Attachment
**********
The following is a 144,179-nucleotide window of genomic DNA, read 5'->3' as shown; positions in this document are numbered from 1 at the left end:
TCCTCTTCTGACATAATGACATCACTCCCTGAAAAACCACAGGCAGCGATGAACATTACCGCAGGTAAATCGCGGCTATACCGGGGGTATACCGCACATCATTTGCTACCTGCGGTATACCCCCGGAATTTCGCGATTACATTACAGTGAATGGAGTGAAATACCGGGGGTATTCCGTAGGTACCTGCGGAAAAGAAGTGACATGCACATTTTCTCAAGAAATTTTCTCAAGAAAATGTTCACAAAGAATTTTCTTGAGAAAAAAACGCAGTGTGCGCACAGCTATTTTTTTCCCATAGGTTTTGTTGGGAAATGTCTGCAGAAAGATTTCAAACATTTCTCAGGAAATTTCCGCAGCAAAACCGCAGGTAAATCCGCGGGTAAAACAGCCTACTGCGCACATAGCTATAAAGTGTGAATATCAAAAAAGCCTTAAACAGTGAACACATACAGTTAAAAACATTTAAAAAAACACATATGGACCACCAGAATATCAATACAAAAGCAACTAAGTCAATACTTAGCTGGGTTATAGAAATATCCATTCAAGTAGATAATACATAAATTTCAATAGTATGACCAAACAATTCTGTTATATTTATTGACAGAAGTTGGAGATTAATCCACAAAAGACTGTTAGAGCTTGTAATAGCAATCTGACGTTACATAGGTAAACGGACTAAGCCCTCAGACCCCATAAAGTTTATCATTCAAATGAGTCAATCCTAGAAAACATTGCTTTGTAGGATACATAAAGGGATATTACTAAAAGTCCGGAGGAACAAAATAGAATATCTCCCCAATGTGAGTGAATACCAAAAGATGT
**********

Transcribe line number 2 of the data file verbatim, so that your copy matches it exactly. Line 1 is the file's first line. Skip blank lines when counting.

TCCTCTTCTGACATAATGACATCACTCCCTGAAAAACCACAGGCAGCGATGAACATTACCGCAGGTAAATCGCGGCTATACCGGGGGTATACCGCACATCATTTGCTACCTGCGGTATACCCCCGGAATTTCGCGATTACATTACAGTGAATGGAGTGAAATACCGGGGGTATTCCGTAGGTACCTGCGGAAAAGAAGTGACATGCACATTTTCTCAAGAAATTTTCTCAAGAAAATGTTCACAAAGAATTTTCTTGAGAAAAAAACGCAGTGTGCGCACAGCTATTTTTTTCCCATAGGTTTTGTTGGGAAATGTCTGCAGAAAGATTTCAAACATTTCTCAGGAAATTTCCGCAGCAAAACCGCAGGTAAATCCGCGGGTAAAACAGCCTACTGCGCACATAGCTATAAAGTGTGAATATCAAAAAAGCCTTAAACAGTGAACACATACAGTTAAAAACATTTAAAAAAACACATATGGACCACCAGAATATCAATACAAAAGCAACTAAGTCAATACTTAGCTGGGTTATAGAAATATCCATTCAAGTAGATAATACATAAATTTCAATAGTATGACCAAACAATTCTGTTATATTTATTGACAGAAGTTGGAGATTAATCCACAAAAGACTGTTAGAGCTTGTAATAGCAATCTGACGTTACATAGGTAAACGGACTAAGCCCTCAGACCCCATAAAGTTTATCATTCAAATGAGTCAATCCTAGAAAACATTGCTTTGTAGGATACATAAAGGGATATTACTAAAAGTCCGGAGGAACAAAATAGAATATCTCCCCAATGTGAGTGAATACCAAAAGATGT